SEM Ethnomusicology Translations Issue No. 5 Now Online
Thursday, January 19, 2017
Posted by: Stephen Stuempfle
The Society for Ethnomusicology is pleased to announce the publication of Ethnomusicology Translations Issue No. 5:
Bonanzinga, Sergio. Musical Mourning Rituals in Sicily. Translated by Giacomo Valentini. Ethnomusicology Translations, no. 5. Bloomington, IN: Society for Ethnomusicology, 2017.
This article surveys various vocal and instrumental performances (chants, laments, calls, sounds of church bells and drums, band music) connected to the ritual celebration and commemoration of the dead that are still characterized in Sicily by a manifest syncretism between Christian Church rules and folk customs and beliefs. These “sounds of mourning” are examined in terms of both their musical aspects and their social and symbolic functions, with special attention given to the changing dynamics between the present day and the recent past. The focus also extends to include celebrations in which “fictitious funerals” are performed, such as those for Christ during the Easter procession and for Nannu (“Grandpa”) in Carnival ceremonies.
Originally published in Italian as “Riti musicali del cordoglio in Sicilia,” Archivio Antropologico Mediterraneo 17, no. 16, 1 (2014): 113-156.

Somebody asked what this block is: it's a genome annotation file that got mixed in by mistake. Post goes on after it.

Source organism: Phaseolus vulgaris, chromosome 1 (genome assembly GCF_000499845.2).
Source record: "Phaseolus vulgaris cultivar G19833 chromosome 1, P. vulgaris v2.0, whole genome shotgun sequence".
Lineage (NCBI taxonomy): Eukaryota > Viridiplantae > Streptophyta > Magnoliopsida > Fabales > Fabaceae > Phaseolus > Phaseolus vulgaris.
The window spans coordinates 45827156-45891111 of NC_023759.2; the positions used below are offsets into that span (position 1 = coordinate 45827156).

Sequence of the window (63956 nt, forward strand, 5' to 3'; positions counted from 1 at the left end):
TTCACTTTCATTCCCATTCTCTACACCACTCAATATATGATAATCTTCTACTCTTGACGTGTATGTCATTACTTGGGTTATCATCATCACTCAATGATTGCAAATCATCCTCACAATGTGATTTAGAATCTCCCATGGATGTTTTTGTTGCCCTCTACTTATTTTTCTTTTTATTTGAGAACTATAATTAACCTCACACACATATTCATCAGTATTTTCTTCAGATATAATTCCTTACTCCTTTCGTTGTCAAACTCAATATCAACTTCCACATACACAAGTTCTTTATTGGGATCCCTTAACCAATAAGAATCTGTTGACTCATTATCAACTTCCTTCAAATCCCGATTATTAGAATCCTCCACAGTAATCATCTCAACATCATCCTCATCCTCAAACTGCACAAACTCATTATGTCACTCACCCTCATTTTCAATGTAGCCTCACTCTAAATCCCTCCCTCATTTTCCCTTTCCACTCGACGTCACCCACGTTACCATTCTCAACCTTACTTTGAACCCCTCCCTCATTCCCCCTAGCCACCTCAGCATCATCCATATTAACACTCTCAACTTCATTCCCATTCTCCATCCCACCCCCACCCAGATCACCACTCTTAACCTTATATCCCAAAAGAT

To download Issue No.5, please visit the Ethnomusicology Translations website at https://scholarworks.iu.edu/journals/index.php/emt. Note that this PDF file includes texts, photographs, musical transcriptions, and embedded audio tracks.
SEM thanks Sergio Bonanzinga (Author), Giacomo Valentini (Translator), Rob Schultz (Manuscript Editor), Giovanni Giuriati (Manuscript Editor), and Richard Wolf (Manuscript Editor/General Editor) for the preparation of this translation. Special thanks also to contributors to SEM’s Sound Future Campaign, which is supporting this publication series.
Ethnomusicology Translations is a peer-reviewed, open-access online series for the publication of ethnomusicological literature translated into English. Articles and other literature in any language other than English will be considered for editorial review, translation, and publication. Preference will be given to individual articles published in scholarly journals or books during the past 20 years. As a central online resource, Ethnomusicology Translations aims to increase access to the global scope of recent music scholarship and advance ethnomusicology as an international field of research and communication.
For information on nominating articles for translation, please see http://www.ethnomusicology.org/?Pub_EthnoTrans.